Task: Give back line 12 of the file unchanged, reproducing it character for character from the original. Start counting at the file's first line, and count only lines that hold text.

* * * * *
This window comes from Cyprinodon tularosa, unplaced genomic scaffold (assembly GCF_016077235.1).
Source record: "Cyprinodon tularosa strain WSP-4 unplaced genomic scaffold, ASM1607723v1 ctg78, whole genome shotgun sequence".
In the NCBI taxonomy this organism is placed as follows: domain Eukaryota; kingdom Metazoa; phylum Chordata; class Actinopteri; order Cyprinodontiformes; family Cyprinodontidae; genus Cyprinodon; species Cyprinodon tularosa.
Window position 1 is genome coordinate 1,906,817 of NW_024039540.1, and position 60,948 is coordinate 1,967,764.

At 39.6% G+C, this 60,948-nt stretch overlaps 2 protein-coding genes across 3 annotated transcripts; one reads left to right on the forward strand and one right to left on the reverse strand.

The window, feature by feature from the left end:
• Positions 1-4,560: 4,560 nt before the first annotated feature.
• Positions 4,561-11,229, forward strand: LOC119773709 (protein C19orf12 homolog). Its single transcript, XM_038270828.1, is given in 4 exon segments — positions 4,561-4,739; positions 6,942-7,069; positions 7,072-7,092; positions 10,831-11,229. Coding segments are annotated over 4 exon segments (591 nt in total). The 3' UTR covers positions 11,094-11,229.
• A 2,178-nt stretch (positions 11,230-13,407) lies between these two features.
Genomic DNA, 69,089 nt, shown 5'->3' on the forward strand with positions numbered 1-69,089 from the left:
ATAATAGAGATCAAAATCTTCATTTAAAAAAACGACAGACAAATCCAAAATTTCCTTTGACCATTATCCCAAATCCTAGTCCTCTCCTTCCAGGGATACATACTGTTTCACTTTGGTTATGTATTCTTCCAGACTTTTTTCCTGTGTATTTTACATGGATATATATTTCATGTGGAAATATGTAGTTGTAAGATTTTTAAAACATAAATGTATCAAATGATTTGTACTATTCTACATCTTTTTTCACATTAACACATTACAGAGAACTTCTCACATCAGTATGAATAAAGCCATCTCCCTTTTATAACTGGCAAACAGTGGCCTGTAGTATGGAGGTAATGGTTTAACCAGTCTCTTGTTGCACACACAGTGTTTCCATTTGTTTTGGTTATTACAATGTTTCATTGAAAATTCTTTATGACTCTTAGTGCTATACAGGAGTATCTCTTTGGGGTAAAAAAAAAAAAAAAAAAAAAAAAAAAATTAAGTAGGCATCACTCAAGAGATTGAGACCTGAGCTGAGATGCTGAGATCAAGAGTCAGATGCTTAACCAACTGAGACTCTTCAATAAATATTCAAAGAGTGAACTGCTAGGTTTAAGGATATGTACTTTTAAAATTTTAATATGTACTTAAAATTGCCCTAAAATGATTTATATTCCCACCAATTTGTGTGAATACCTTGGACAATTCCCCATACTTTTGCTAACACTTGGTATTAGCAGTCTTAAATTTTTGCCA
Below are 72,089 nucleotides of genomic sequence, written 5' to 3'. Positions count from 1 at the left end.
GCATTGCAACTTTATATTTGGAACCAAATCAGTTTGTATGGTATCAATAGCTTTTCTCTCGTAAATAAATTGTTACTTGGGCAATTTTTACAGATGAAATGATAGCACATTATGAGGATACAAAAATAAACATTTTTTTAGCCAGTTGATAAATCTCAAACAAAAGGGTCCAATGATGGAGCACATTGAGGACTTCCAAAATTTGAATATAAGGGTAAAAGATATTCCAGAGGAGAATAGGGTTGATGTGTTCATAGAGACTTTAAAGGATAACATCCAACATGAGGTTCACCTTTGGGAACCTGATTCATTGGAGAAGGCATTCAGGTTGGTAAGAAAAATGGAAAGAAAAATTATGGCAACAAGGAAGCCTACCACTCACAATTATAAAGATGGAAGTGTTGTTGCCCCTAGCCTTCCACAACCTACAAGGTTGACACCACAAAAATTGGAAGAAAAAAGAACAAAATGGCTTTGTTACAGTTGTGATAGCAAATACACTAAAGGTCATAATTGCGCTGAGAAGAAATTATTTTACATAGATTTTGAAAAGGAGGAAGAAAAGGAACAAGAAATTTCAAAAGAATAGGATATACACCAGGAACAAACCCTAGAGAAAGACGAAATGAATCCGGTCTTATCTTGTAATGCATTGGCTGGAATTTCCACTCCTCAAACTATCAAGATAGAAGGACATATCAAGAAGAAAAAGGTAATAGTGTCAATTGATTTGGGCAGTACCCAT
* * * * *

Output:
Below are 72,089 nucleotides of genomic sequence, written 5' to 3'. Positions count from 1 at the left end.